Let's face it: there are times when you gotta slay your dragon... or risk getting eaten alive.
As the amazing Ursula Le Guin remarked in her brilliant essay "Why are Americans Afraid of Dragons?" about the importance of reading fiction:
“People who deny the existence of dragons are often eaten by dragons. From within.”
Ursula Le Guin
In the postmodern world we live in, demons and dragons have been relegated to the realm of fantasy novels (and cheesy CGI in TV series… I’m looking at you, BBC’s Merlin!).
However, us inhabitants of the 21st century have missed the memo on the whole “dragons are not real, so get over it”-spiel modernity has put us through. And so, people continue to face their dragons.
For instance, have you ever had to do something you thought you couldn’t do? Something that was way outside of your comfort zone? If so, you’ve likely already faced a dragon.
But how can you increase your chances of making it past the “trial by fire” (dragon-related pun totally intended)?
Well, a while ago I talked to a client who was getting close to a really, really big event (we’re talking life-changing). After this, she would never be the same person again. I thus identified the event as the metaphorical dragon she had to face on her hero’s journey.
(It sounds way cooler when you put challenges that way. I mean, there’s a reason myth exists and that’s because it speaks to our very soul.)
And, because the “dragon” was so huge, she was afraid of the encounter (as any sane person would be). Fear often comes up when people take a big step in life they don’t feel ready for.
(Spoiler alert: as I’ve argued before, you’re never ready to take a big step. Settle for the next best thing and get prepared.)
I explained to the future dragon-slayer/client that fear and excitement are quite similar. There are only two differences between these emotions.
When you’re excited you:
- continue to breathe, and
- you expect something positive out of the experience.
With fear, the opposite is true. (Here's how to reduce fear.)
We discovered that she was afraid of slaying the dragon because she wasn’t sure she could win over him (it was clearly a male dragon). Fair point about her doubts. It’s a dragon, after all!
Once she expected to walk away from the experience victoriously, her fear shifted to excitement.
The power of expectations when it comes to slaying your dragon
In addition to changing fear into excitement, positive expectations can also help you become more successful.
After all, it’s generally easier to succeed at something you think is at least possible.
However, the Catch-22 is that you often won’t feel something is possible until you have accomplished it.
To get out of this negative cycle, it can be helpful to hear about others who’ve already done what you’re seeking to accomplish — the seemingly impossible.
To quote, well, Audrey Hepburn:
“Nothing is impossible, the word itself says ‘I’m possible’!”
(I never knew Audrey Hepburn was such an optimist.)
One way to expand your horizon of what’s possible is by reading biographies of inspiring people.
And yes, fictional stories totally count as well:
After all, Frodo’s epic trial in Lord of the Rings makes most other challenges seem rather… dare I say… puny in comparison. It’s all about perspective.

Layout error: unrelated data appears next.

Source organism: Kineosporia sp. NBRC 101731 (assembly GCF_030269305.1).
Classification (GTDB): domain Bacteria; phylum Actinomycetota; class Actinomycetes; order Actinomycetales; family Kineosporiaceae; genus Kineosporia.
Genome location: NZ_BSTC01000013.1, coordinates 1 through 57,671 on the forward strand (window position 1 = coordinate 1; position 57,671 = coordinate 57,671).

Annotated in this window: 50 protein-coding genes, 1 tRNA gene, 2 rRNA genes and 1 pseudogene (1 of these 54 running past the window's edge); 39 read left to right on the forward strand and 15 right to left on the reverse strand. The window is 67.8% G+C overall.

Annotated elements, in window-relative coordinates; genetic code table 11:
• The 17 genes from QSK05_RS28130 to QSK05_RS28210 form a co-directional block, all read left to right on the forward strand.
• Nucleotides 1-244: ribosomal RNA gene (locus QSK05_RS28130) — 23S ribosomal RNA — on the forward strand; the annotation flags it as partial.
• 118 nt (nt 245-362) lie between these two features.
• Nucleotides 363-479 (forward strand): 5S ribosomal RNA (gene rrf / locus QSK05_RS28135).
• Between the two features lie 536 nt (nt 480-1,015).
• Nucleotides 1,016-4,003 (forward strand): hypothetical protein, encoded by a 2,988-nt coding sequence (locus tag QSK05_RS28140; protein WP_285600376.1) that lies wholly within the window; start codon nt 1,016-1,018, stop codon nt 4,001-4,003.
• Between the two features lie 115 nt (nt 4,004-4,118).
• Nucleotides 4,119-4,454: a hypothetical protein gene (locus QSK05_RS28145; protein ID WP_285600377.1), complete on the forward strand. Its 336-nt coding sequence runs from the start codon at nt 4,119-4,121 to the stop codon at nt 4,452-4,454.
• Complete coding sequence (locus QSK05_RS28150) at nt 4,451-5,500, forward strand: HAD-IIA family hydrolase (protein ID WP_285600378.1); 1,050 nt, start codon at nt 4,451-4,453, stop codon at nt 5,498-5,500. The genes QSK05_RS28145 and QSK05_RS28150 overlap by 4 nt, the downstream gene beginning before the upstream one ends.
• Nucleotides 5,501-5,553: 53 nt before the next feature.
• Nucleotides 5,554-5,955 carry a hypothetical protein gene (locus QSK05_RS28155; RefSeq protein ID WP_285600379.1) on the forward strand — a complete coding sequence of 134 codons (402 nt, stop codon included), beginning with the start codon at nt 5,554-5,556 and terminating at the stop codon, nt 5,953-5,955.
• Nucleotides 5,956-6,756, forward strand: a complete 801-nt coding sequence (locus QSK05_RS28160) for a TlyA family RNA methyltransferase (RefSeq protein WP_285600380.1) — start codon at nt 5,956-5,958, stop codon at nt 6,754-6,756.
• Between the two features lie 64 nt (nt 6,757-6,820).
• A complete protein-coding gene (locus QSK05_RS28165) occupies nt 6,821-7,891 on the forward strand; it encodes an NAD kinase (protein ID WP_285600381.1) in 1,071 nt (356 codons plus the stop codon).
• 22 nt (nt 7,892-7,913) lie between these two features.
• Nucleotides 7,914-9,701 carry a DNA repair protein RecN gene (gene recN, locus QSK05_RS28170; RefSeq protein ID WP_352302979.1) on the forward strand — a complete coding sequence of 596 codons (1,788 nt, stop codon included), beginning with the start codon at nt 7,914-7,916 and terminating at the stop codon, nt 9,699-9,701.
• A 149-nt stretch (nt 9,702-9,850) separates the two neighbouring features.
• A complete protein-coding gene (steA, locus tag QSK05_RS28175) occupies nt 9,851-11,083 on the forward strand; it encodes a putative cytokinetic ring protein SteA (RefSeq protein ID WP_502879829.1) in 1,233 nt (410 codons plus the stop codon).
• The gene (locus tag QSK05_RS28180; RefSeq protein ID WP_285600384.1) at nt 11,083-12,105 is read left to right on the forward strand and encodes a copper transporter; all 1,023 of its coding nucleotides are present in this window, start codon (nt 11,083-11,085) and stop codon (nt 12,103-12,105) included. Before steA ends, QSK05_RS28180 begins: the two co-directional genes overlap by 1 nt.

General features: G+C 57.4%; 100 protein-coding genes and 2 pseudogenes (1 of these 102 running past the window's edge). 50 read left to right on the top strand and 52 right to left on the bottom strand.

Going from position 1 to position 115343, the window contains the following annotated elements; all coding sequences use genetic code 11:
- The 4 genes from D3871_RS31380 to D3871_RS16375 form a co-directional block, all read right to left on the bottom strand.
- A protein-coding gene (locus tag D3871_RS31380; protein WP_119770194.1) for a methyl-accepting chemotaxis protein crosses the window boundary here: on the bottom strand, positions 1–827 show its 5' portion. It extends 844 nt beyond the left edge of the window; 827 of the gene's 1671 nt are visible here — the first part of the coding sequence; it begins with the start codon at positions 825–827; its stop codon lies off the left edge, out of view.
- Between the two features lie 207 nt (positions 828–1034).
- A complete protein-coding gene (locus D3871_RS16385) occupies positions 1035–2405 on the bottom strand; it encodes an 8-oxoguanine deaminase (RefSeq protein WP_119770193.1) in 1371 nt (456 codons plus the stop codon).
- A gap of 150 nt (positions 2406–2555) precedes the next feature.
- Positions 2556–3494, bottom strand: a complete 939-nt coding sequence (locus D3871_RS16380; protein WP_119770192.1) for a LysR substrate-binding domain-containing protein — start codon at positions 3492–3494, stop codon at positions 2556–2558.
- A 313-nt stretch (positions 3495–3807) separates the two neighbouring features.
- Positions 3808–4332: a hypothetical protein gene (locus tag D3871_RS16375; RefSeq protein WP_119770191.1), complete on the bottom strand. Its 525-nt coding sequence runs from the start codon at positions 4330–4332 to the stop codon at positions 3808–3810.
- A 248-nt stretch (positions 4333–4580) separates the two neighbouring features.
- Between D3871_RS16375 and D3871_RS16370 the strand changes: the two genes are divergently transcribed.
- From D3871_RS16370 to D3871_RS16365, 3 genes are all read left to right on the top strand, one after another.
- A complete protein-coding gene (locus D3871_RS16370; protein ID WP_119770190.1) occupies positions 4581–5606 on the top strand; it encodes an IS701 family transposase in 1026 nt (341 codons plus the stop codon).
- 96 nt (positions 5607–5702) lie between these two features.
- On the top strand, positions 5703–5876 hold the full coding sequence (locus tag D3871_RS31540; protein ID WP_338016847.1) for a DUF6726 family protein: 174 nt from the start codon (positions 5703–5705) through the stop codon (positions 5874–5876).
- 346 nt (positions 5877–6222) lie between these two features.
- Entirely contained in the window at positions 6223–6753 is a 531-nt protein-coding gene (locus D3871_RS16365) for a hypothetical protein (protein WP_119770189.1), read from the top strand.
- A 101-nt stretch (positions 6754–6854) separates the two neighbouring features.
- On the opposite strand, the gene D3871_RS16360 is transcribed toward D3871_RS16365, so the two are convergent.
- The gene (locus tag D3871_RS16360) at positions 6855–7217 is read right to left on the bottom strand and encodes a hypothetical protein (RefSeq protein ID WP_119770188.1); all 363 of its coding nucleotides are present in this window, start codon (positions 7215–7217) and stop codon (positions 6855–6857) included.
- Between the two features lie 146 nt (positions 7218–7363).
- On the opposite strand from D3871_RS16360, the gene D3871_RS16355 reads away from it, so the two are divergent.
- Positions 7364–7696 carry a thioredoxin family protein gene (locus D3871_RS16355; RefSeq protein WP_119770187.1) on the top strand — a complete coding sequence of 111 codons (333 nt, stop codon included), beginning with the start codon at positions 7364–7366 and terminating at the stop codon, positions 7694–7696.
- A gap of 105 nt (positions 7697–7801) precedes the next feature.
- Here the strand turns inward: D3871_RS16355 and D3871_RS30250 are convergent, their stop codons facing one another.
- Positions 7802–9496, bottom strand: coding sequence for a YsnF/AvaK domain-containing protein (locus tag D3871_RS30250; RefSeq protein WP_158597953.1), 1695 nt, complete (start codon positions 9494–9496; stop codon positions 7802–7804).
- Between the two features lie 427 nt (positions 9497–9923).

Developing your strategy for slaying your dragon
Get your sword and get your game-face on. Then, grab a pen and paper. (Side note: people who say that the pen is mightier than the sword have obviously never tried to stab a dragon with office equipment.)
Then, take a moment to go through the following process.
- Rank your current level of expectation
On a scale of 1 (“That’ll never happen. Ever!”) to 10 (“Of course this will happen for me.”), how certain are you that you can find a way to slay your metaphorical dragon? For instance: “Well, logically I know that it should be possible for me, too, to change from my current work situation to something more meaningful. I just don’t fully believe it yet. So perhaps a 5?”
- Reflect on the result
Would you like to change your level of expectation? For instance: “I think I would like to increase this to at least a 7. I think I would feel better if that were the case.”
- Brainstorm ways to change your level of expectations (if applicable)
If you decided that you’d like to change your level of expectation, what are things you could do to accomplish that? For instance: “I think I could talk to some people who made the switch to a more meaningful career. I could also read books by people who are living their purpose. Perhaps I could even start working with a coach?”
- Pick one of these ways and take action
Make sure that your action step is specific. For instance: “So, I will talk to people who made the switch to a purposeful career. I will begin to reach out to my friend Clara and see if she’s open to meeting for coffee this week.”
If you thought dragon-slaying was so 13th-century, think again.
After all, if you want to be the hero of your own story, you’ll have to meet some dragons along the way.
Let’s face it: every good hero’s journey includes a dramatic showdown with a dragon. (Don’t kill the messenger, I didn’t come up with these rules.)
And the first step to slaying your dragon is to believe that it’s possible. Begin by shifting your expectations. Create a dragon-slaying strategy. Execute the plan.
Like my client, you might end up with some scorch marks — but you’ll live to tell your tale.
Perhaps nobody has talked about dragons in a more succinct way than Ursula Le Guin.
She reminded us that
“it is one thing to read about dragons and another to meet them.”
And perhaps, when you finally meet, you'll see that you won't need to slay your dragon.
After all, what better teacher could you hope for than an ancient, all-powerful being?
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